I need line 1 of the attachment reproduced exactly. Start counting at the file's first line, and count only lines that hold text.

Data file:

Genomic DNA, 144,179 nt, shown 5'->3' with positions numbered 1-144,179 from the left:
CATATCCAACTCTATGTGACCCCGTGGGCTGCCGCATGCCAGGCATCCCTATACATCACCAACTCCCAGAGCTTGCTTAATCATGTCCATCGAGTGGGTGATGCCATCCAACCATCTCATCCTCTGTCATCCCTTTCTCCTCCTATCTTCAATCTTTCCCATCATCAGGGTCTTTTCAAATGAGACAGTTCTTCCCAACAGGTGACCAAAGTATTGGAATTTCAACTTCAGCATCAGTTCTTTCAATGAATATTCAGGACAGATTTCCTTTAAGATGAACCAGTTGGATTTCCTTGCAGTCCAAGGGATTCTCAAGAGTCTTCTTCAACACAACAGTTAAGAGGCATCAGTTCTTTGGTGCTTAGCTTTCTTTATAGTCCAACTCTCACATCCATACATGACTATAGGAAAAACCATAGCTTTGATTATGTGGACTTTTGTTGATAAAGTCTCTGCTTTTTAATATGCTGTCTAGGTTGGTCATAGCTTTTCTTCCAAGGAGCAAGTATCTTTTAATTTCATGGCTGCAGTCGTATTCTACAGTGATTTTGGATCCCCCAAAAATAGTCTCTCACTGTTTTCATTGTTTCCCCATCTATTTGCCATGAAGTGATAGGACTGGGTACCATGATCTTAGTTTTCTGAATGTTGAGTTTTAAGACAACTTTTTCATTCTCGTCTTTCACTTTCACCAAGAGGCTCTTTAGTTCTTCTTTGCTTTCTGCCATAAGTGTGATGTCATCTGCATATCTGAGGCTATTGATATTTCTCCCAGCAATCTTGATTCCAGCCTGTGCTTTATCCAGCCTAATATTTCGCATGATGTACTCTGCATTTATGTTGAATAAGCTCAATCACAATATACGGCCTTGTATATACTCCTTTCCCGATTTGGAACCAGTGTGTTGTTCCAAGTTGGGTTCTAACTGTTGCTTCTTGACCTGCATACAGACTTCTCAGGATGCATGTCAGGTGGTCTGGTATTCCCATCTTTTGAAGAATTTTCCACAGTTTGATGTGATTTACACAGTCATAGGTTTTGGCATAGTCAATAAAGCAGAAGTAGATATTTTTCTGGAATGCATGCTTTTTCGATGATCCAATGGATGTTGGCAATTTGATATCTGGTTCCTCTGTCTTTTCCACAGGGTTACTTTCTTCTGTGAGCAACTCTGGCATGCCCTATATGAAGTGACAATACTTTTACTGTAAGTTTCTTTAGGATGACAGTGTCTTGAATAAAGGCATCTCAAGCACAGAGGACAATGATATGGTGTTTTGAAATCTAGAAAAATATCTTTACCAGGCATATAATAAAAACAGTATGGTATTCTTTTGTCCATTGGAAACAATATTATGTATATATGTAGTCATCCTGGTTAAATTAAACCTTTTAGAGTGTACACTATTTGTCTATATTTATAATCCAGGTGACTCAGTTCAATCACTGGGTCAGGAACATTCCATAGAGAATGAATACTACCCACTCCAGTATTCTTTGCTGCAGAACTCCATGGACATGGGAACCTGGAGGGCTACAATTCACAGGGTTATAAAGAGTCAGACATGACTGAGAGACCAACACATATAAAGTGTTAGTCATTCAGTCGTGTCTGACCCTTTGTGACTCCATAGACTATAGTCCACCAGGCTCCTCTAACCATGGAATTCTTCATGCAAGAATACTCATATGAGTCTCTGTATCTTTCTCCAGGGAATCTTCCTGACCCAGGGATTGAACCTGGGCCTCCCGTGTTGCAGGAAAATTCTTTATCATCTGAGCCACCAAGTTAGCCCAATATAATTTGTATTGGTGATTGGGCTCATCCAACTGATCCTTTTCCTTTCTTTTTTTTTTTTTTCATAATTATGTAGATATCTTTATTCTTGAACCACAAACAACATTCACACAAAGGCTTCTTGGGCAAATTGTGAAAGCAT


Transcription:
Genomic DNA, 144,179 nt, shown 5'->3' with positions numbered 1-144,179 from the left: